The meal plan is designed to ensure you get three balanced, healthy meals a day that address fiber, satiation, and adequate protein intake. The greatest part of a ketogenic diet is the fact that it spares muscle loss, where a carb-based diet doesn’t. Weight lost in a high carb, calorie-restricted diet will often come both from muscle and fat, whereas with keto, you can burn fat without sacrificing muscle. This is referred to often as “body recomposition” and leaves you with a much more preferred physique after weight loss.
You’ll likely experience a rocky start as the liver begins to turn fat into ketones to be used as energy. “At the beginning, it is very uncomfortable, since our body is not used to this form of fuel,” Sharp says. “You tend to experience brain fog, headaches, nausea, and fatigue, along with bad-smelling breath, sweat, and urine. We also tend to see a big drop in our electrolyte levels as we lose water weight, which also makes us feel crummy.” This condition is sometimes called the “keto flu.”

The ketogenic diet — better known as “keto” — is having a bit of a moment right now. It’s been wildly popular on social media in recent weeks, and Google searches for keto-related terms have skyrocketed since the new year; celebrities the likes of Tim Tebow and Kourtney Kardashian have touted it as a detox, or a “reset button” for the body. The idea is that you can lose weight by replacing the body’s typical go-to energy source — carbs — with fats. That means its followers are downing things like whipped cream, mayonnaise, butter, and cheese.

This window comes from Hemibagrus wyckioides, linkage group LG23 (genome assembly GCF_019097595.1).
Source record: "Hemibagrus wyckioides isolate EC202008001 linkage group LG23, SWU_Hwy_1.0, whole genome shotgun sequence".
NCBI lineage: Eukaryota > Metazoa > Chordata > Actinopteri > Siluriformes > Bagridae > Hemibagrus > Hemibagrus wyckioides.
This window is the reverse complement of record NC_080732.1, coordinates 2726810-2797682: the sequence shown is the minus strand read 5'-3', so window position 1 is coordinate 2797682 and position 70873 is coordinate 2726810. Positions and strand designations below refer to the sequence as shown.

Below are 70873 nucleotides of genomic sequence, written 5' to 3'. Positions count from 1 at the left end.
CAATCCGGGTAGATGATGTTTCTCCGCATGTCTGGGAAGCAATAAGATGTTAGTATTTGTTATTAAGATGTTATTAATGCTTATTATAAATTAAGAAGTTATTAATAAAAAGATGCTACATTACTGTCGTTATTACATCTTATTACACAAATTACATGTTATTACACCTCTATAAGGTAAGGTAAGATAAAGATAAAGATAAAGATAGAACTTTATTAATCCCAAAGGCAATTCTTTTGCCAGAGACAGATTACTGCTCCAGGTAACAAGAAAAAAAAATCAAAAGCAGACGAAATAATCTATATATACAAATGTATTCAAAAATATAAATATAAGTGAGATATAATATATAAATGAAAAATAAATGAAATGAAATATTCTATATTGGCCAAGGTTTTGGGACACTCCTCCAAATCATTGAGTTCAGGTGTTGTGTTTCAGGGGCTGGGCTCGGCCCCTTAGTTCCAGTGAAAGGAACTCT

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Thank you so much for the wonderful recipes on your site. I have visited in the past and have happened upon it again. I noticed you put in the post that if anyone had questions that we could ask and so I have a big one that I need advice on if you don’t mind. I have been living low carb for about 2 years now. My weight has fluctuated from 130 to about 118. I am 5’4″ and female, 45 years old and mom to 5 children. My weight went up to 134 which is very uncomfortable to me because I have struggled with an eating disorder and so I really went low carb in an attempt to drop some weight. Well I have, but the problem is that I am restricting too many calories now. I have gotten down to 108 but know that 800 calories Is not enough. My question is about balance. I would not mind gaining some back but have a fear of gaining too much again. I don’t want to go back there. I hiit train most days for about 25 mins. I use to do way too much. Do you have a plan that would balance my calories out so I can incorporate more Low carb options/keto and start eating normal again. I like your ideas and thought process behind all you post so I would appreciate any feed back you could give to me. Thank ML